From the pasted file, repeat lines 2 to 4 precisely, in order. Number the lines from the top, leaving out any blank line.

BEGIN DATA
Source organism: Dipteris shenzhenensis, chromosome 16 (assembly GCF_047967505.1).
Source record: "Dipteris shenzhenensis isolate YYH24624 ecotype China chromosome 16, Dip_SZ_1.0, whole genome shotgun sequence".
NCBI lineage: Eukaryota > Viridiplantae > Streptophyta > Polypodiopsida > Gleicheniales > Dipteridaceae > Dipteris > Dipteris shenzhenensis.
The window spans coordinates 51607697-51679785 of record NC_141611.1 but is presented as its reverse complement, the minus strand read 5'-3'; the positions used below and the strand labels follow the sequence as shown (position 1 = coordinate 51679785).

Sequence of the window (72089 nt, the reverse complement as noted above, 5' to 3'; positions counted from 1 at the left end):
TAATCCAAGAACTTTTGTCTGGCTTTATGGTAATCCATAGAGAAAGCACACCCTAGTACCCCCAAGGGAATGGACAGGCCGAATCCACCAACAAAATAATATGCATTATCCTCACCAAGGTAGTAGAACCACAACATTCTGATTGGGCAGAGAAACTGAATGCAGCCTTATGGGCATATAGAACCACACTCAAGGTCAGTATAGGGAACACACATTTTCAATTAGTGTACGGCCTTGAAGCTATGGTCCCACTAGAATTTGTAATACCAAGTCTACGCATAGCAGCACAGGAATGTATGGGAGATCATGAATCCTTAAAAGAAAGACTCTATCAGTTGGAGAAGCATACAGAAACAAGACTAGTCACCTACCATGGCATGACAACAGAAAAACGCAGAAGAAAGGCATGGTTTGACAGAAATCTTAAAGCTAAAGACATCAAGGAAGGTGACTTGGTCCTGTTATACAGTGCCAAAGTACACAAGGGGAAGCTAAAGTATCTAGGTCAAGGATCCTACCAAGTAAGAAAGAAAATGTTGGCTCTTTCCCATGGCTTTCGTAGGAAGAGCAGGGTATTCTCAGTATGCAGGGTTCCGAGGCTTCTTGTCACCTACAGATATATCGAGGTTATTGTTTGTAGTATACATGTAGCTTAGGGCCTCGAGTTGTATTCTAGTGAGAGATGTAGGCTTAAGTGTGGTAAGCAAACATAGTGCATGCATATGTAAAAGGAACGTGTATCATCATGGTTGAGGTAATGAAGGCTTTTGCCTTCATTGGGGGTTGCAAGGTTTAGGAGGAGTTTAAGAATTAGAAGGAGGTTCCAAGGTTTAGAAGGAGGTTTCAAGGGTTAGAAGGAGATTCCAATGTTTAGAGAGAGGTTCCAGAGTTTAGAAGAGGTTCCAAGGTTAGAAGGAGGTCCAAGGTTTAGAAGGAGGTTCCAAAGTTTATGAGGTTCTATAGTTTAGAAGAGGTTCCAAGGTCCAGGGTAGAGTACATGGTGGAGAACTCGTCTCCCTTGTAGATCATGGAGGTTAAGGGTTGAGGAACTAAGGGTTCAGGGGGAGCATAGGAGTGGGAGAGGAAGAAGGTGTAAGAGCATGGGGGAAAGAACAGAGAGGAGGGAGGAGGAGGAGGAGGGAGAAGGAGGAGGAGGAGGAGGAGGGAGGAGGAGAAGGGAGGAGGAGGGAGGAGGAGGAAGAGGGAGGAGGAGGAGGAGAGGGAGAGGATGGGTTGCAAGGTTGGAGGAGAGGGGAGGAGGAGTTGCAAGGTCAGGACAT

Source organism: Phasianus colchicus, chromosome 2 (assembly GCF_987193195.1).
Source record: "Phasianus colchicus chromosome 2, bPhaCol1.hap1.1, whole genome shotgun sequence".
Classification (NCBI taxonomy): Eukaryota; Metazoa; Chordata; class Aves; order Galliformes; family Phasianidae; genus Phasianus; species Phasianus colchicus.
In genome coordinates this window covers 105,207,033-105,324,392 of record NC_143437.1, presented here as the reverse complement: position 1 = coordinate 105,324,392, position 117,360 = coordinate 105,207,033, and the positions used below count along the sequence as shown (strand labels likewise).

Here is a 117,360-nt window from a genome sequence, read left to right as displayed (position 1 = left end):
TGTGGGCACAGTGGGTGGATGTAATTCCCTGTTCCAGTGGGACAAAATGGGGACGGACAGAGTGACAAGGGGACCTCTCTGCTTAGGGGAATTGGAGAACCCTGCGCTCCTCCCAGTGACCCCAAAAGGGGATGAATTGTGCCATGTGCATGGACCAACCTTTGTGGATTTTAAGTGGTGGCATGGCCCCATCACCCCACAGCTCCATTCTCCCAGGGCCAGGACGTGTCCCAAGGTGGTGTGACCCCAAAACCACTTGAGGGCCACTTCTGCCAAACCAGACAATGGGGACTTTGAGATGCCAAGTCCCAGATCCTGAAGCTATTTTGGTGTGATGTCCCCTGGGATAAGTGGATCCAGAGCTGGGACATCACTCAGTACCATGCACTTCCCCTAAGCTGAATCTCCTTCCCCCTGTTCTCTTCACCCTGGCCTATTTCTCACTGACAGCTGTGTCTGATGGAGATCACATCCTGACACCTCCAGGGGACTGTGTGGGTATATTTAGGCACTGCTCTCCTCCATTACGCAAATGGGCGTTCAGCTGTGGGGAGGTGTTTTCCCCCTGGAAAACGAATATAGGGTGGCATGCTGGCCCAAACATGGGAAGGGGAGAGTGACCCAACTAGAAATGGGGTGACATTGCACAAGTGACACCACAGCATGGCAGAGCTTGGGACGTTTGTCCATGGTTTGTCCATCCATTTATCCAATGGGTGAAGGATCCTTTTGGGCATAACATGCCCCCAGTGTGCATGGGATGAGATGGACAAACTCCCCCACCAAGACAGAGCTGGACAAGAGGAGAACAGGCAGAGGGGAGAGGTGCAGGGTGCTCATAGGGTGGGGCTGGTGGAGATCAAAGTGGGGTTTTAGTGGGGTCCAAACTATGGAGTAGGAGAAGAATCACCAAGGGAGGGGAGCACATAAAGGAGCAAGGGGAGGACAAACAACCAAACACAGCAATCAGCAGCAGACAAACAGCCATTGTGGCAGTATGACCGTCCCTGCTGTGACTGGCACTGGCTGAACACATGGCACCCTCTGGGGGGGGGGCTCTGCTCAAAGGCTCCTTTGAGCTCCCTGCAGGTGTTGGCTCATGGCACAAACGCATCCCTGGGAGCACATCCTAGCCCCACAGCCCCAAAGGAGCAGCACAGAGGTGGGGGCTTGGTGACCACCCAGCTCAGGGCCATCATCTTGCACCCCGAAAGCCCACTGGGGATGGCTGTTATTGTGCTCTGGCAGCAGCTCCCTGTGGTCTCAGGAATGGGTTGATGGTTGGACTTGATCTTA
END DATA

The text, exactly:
Source record: "Dipteris shenzhenensis isolate YYH24624 ecotype China chromosome 16, Dip_SZ_1.0, whole genome shotgun sequence".
NCBI lineage: Eukaryota > Viridiplantae > Streptophyta > Polypodiopsida > Gleicheniales > Dipteridaceae > Dipteris > Dipteris shenzhenensis.
The window spans coordinates 51607697-51679785 of record NC_141611.1 but is presented as its reverse complement, the minus strand read 5'-3'; the positions used below and the strand labels follow the sequence as shown (position 1 = coordinate 51679785).